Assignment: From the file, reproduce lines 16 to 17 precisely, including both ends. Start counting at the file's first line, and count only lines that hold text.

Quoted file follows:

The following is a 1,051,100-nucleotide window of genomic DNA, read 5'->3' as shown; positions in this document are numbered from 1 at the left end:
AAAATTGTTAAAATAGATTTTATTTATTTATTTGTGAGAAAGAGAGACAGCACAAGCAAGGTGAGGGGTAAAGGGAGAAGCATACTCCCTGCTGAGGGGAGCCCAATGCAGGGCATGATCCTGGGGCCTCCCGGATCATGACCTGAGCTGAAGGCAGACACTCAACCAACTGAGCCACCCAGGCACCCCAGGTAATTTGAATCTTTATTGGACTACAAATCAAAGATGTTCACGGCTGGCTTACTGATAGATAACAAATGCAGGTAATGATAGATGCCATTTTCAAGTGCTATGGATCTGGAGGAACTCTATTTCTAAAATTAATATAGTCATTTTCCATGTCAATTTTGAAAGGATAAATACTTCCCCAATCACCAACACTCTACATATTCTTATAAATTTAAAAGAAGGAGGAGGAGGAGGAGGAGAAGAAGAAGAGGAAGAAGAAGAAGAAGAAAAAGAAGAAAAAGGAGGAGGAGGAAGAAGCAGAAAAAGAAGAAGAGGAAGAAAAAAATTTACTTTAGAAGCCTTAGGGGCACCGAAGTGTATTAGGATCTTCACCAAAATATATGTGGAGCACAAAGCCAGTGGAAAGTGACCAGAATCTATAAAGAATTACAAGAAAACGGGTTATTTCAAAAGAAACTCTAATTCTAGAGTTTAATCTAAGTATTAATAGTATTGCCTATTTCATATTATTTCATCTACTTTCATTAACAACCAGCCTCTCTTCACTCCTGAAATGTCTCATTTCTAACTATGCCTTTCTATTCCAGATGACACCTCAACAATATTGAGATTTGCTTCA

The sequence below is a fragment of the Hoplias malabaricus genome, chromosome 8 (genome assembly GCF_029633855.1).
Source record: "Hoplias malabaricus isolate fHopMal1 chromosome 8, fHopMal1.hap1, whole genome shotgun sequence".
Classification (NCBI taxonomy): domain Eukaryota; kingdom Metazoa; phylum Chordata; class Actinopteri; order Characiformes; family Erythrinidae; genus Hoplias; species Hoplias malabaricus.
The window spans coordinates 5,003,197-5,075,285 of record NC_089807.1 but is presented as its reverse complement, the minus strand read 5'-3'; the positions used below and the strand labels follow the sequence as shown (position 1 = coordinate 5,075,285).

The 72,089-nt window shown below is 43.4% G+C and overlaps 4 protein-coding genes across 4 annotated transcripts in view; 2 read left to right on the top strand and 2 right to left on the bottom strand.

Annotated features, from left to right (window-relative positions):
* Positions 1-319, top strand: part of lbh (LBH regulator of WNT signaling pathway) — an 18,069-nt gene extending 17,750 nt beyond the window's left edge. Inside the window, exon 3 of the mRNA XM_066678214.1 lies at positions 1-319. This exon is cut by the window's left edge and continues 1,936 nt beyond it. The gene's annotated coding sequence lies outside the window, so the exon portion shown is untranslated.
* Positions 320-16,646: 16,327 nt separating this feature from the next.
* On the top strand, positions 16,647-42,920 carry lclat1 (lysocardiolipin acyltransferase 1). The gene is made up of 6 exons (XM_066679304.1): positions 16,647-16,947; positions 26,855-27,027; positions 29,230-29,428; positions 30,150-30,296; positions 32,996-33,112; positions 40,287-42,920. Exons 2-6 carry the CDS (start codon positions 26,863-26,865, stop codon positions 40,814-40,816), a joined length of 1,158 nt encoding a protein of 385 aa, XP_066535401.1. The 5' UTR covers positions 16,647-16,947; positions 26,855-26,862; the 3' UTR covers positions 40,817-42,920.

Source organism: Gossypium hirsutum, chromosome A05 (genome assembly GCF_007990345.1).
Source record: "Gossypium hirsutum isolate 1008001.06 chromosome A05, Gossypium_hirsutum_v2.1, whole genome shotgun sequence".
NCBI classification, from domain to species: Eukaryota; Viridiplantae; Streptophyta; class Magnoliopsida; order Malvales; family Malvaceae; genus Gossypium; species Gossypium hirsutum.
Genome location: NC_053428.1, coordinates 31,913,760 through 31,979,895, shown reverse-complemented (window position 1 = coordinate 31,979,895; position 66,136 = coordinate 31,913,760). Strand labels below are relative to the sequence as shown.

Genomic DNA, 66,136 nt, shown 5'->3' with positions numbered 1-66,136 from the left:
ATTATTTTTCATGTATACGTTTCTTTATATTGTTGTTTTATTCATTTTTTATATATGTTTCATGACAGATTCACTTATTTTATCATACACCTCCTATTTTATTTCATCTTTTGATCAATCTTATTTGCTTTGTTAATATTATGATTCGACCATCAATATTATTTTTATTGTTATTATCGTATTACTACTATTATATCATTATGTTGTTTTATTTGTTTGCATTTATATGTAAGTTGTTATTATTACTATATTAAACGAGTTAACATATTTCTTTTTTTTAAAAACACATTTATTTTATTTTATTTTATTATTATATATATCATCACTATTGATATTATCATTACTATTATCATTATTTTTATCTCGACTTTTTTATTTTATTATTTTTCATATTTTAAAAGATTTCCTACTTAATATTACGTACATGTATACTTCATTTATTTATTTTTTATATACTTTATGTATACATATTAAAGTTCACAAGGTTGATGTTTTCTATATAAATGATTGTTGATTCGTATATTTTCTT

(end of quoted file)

Genomic DNA, 66,136 nt, shown 5'->3' with positions numbered 1-66,136 from the left:
ATTATTTTTCATGTATACGTTTCTTTATATTGTTGTTTTATTCATTTTTTATATATGTTTCATGACAGATTCACTTATTTTATCATACACCTCCTATTTTATTTCATCTTTTGATCAATCTTATTTGCTTTGTTAATATTATGATTCGACCATCAATATTATTTTTATTGTTATTATCGTATTACTACTATTATATCATTATGTTGTTTTATTTGTTTGCATTTATATGTAAGTTGTTATTATTACTATATTAAACGAGTTAACATATTTCTTTTTTTTAAAAACACATTTATTTTATTTTATTTTATTATTATATATATCATCACTATTGATATTATCATTACTATTATCATTATTTTTATCTCGACTTTTTTATTTTATTATTTTTCATATTTTAAAAGATTTCCTACTTAATATTACGTACATGTATACTTCATTTATTTATTTTTTATATACTTTATGTATACATATTAAAGTTCACAAGGTTGATGTTTTCTATATAAATGATTGTTGATTCGTATATTTTCTT